“Everybody is searching for some mechanism to build relationships between Aboriginal people and the police forces. There’s such a hatred towards police and sometimes for legitimate purposes. But the thing is, we’ve got to take responsibility for it. We can’t just perpetuate it and pass it on to the next generation.
“I’m a Christian, and it took me some time to work towards forgiveness and only the Lord could help do that. You can’t just make it right and forgive somebody. I try to explain this to my brothers, who are not saved, and my dad, who is still alive and not saved. I can’t explain what the Lord can do. I can only tell you what he’s done for me. And you can see it. I can see it. I can feel it, it’s amazing.”
“I’m a walking, talking testimony to what the Lord can do.”
As well as giving his testimony at the National Prayer Breakfast, Peter will also be calling for prayer.
“I need prayer for the forgiveness of our people. We need to come to that point of forgiveness. And it will assist us to deal with so many hurts of the past You can’t right a historical wrong. You’ve got to come to a point of forgiveness. And I’m praying for our people.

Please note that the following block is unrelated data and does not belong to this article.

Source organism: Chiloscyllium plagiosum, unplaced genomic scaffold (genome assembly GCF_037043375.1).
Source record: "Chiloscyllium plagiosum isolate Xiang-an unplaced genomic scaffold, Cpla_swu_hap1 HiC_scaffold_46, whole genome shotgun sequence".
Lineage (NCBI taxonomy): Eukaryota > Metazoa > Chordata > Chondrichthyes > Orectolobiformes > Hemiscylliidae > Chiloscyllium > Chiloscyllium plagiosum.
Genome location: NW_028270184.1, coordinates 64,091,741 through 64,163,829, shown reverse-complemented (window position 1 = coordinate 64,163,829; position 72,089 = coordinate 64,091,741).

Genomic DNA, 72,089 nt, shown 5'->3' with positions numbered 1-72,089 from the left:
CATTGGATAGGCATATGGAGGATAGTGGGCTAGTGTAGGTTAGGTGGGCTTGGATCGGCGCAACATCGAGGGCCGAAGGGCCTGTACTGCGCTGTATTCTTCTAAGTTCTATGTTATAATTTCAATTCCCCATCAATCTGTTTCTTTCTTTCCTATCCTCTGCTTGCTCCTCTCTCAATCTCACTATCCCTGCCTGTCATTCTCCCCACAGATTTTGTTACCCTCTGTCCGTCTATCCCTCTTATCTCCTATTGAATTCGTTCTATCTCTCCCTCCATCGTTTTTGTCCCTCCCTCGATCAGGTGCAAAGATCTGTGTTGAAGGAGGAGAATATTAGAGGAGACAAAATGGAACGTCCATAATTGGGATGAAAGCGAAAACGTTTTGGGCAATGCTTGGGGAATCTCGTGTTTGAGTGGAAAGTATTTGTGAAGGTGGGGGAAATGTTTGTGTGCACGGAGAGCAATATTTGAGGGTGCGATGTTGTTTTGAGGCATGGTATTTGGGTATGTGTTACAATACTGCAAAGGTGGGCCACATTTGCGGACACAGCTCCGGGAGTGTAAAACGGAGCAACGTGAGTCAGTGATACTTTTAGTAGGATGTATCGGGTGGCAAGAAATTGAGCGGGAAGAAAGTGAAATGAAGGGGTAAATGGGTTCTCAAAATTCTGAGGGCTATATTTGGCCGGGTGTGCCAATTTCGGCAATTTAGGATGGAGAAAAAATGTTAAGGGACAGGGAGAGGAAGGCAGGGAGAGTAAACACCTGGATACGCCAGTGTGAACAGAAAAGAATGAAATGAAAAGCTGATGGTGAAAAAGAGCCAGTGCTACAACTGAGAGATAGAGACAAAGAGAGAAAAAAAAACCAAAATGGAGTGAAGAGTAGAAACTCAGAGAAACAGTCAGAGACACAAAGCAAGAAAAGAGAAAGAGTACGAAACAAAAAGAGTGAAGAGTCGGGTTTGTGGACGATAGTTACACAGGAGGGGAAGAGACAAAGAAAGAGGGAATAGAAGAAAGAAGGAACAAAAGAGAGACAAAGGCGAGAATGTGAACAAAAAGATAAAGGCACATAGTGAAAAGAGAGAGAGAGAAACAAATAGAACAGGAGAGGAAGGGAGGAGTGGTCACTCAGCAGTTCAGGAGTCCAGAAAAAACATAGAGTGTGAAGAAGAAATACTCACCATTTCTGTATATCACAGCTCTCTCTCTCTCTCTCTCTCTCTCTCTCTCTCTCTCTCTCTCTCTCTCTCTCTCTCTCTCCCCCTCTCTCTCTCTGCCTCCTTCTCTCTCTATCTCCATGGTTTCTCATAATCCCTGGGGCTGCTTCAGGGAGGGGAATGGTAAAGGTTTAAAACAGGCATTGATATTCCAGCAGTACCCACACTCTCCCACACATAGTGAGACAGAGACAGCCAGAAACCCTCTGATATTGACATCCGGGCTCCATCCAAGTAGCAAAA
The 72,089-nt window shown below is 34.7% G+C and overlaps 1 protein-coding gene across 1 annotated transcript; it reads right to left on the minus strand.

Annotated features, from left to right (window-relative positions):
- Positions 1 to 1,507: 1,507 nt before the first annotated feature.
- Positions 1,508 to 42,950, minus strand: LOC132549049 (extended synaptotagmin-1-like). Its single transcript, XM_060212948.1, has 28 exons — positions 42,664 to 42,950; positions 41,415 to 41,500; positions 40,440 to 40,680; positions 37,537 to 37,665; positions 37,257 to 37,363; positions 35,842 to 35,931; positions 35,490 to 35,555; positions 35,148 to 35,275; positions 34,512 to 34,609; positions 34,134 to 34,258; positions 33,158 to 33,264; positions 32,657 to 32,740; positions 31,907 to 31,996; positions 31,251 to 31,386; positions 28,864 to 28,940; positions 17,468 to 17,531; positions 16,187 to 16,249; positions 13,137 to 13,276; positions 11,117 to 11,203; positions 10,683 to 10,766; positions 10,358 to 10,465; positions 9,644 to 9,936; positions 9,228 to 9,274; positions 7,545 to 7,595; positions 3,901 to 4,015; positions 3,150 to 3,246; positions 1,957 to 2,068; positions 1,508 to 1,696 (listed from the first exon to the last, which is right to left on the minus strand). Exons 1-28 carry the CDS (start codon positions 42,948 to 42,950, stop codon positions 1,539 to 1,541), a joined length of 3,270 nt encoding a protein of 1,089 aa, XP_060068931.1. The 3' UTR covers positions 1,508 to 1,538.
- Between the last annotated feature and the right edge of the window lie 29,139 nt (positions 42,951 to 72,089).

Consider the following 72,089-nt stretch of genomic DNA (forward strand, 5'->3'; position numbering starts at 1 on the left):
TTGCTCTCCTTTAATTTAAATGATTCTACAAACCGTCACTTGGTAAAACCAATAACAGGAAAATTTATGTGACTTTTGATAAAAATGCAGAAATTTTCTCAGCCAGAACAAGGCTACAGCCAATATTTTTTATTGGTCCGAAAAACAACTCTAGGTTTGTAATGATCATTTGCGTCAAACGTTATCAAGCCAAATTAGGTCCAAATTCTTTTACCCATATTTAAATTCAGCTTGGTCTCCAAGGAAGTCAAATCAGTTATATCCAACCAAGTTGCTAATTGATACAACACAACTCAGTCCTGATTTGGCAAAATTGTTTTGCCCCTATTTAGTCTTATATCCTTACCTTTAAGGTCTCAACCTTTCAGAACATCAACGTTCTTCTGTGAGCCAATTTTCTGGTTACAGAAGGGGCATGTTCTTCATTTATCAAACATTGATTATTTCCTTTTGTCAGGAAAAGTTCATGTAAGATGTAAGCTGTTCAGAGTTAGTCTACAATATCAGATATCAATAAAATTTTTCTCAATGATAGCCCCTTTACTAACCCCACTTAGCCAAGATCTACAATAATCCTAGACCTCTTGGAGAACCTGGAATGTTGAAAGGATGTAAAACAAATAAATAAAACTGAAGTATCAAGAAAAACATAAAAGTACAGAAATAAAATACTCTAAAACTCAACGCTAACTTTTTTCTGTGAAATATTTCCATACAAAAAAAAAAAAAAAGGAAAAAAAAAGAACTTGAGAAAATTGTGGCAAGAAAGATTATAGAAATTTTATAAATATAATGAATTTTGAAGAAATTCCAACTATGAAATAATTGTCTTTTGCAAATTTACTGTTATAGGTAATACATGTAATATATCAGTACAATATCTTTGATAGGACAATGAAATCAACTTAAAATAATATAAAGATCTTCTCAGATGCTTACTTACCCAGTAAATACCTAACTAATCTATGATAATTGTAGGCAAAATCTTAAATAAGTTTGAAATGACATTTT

“For our political leaders, I’m praying they would listen to the Lord’s voice. Stop blocking the Lord’s voice out of all parts of our society. We’re limited in what we do in our schools’ program. We can’t pray for people. We are limited by what can be the answer to most of our problems. And this is one of the things that we deal with in our community on a daily basis, that locking out of the truth. Why can’t we pray? That’s what we all need to continually pray for because the Lord is the answer – there is no other answer.
“My testimony points to that. I’ve tried everything. There’s not a liquid I haven’t drunk or a drug I haven’t taken to dull the pain, but I surrendered my life to the Lord and look what’s happened. I’m a walking, talking testimony to what the Lord can do.”
The National Prayer Breakfast will be held at Parliament House, Canberra on Monday 28 November 7.15am AEDT. Buy tickets to attend in person or register to watch online here.